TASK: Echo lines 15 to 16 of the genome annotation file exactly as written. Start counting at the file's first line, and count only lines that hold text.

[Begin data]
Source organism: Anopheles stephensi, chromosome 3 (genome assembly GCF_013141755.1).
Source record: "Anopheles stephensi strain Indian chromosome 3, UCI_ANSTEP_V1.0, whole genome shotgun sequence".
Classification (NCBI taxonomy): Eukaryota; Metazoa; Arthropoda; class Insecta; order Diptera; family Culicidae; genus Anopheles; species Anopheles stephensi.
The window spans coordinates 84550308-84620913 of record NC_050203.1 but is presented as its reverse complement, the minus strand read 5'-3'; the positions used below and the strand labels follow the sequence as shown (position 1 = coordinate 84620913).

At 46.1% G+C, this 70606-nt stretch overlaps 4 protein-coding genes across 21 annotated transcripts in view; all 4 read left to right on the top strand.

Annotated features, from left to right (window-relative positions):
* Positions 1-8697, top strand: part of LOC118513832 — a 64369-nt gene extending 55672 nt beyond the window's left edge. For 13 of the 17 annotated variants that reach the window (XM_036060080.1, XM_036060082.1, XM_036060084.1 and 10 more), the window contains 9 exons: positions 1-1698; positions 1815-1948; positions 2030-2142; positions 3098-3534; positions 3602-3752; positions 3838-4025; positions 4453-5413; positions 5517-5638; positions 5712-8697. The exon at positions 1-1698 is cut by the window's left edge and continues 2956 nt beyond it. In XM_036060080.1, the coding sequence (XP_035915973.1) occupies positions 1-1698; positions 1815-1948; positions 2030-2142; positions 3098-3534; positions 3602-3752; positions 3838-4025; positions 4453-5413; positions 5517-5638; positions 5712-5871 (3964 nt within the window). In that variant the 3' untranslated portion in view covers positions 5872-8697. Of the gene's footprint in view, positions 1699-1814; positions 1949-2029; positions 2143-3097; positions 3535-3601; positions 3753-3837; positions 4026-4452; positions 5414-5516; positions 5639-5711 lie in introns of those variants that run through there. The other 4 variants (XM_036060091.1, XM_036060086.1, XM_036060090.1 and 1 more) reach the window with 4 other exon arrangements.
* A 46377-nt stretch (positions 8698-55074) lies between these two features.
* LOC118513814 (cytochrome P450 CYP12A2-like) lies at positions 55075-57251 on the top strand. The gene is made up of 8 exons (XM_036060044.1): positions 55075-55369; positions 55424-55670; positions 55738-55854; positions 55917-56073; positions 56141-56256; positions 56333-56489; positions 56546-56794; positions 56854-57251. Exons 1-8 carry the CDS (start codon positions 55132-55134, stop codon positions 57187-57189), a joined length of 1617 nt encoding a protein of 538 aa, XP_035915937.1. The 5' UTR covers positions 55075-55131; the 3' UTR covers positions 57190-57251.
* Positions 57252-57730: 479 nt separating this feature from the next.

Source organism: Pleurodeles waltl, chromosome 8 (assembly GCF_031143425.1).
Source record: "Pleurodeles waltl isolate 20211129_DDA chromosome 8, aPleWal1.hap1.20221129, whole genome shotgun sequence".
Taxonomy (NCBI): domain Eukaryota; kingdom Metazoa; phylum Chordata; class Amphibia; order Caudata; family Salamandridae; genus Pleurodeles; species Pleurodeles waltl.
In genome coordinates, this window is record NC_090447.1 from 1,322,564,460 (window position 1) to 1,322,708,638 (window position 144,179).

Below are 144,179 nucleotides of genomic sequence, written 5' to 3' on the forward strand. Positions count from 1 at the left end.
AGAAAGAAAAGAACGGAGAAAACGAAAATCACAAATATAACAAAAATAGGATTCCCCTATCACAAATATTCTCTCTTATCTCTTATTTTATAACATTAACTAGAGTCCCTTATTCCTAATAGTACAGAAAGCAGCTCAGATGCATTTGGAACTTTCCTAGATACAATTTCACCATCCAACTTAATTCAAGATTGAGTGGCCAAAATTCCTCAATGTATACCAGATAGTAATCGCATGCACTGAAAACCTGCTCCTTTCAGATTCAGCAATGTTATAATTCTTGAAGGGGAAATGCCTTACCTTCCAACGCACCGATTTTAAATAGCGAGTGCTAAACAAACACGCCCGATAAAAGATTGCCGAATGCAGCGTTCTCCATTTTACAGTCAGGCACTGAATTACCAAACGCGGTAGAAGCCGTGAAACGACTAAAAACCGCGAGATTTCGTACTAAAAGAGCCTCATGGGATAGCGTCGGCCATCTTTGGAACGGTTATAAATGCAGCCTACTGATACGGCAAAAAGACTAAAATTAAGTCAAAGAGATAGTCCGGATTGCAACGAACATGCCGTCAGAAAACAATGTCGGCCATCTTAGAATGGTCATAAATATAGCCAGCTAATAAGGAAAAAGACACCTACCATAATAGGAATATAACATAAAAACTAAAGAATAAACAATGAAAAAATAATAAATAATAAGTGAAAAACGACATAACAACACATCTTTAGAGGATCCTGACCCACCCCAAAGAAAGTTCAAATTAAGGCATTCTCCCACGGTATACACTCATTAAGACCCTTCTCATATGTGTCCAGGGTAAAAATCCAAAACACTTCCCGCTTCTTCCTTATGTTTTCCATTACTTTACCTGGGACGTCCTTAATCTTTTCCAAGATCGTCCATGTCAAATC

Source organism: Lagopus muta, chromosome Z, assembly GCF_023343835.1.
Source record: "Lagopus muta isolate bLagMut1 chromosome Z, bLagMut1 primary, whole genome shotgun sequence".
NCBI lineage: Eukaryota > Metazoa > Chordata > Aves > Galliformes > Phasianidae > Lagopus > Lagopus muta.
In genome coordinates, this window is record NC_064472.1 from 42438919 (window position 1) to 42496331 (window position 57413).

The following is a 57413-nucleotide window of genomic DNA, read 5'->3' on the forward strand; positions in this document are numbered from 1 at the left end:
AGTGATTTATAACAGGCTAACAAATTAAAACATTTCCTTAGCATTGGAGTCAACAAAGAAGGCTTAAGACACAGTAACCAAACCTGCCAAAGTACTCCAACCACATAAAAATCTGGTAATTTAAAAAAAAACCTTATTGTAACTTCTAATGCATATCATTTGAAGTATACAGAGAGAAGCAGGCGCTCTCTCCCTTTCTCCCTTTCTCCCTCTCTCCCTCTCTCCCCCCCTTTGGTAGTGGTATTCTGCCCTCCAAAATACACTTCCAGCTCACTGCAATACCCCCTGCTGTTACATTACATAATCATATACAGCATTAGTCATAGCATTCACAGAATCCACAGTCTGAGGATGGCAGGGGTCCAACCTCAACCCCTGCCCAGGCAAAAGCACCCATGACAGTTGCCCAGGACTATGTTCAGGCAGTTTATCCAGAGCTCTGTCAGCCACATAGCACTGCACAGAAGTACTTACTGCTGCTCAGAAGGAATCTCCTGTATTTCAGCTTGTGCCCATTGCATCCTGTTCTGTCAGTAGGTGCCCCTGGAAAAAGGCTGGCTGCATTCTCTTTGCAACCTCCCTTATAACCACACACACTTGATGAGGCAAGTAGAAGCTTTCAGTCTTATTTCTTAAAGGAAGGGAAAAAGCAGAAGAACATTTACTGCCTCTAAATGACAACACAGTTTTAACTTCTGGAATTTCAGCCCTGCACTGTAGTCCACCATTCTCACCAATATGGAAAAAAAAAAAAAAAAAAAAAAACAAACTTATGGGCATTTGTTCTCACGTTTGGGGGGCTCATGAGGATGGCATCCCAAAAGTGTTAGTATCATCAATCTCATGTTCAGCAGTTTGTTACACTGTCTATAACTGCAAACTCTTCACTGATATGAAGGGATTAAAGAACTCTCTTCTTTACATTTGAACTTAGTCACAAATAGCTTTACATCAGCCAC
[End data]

Below are 144,179 nucleotides of genomic sequence, written 5' to 3' on the forward strand. Positions count from 1 at the left end.
AGAAAGAAAAGAACGGAGAAAACGAAAATCACAAATATAACAAAAATAGGATTCCCCTATCACAAATATTCTCTCTTATCTCTTATTTTATAACATTAACTAGAGTCCCTTATTCCTAATAGTACAGAAAGCAGCTCAGATGCATTTGGAACTTTCCTAGATACAATTTCACCATCCAACTTAATTCAAGATTGAGTGGCCAAAATTCCTCAATGTATACCAGATAGTAATCGCATGCACTGAAAACCTGCTCCTTTCAGATTCAGCAATGTTATAATTCTTGAAGGGGAAATGCCTTACCTTCCAACGCACCGATTTTAAATAGCGAGTGCTAAACAAACACGCCCGATAAAAGATTGCCGAATGCAGCGTTCTCCATTTTACAGTCAGGCACTGAATTACCAAACGCGGTAGAAGCCGTGAAACGACTAAAAACCGCGAGATTTCGTACTAAAAGAGCCTCATGGGATAGCGTCGGCCATCTTTGGAACGGTTATAAATGCAGCCTACTGATACGGCAAAAAGACTAAAATTAAGTCAAAGAGATAGTCCGGATTGCAACGAACATGCCGTCAGAAAACAATGTCGGCCATCTTAGAATGGTCATAAATATAGCCAGCTAATAAGGAAAAAGACACCTACCATAATAGGAATATAACATAAAAACTAAAGAATAAACAATGAAAAAATAATAAATAATAAGTGAAAAACGACATAACAACACATCTTTAGAGGATCCTGACCCACCCCAAAGAAAGTTCAAATTAAGGCATTCTCCCACGGTATACACTCATTAAGACCCTTCTCATATGTGTCCAGGGTAAAAATCCAAAACACTTCCCGCTTCTTCCTTATGTTTTCCATTACTTTACCTGGGACGTCCTTAATCTTTTCCAAGATCGTCCATGTCAAATC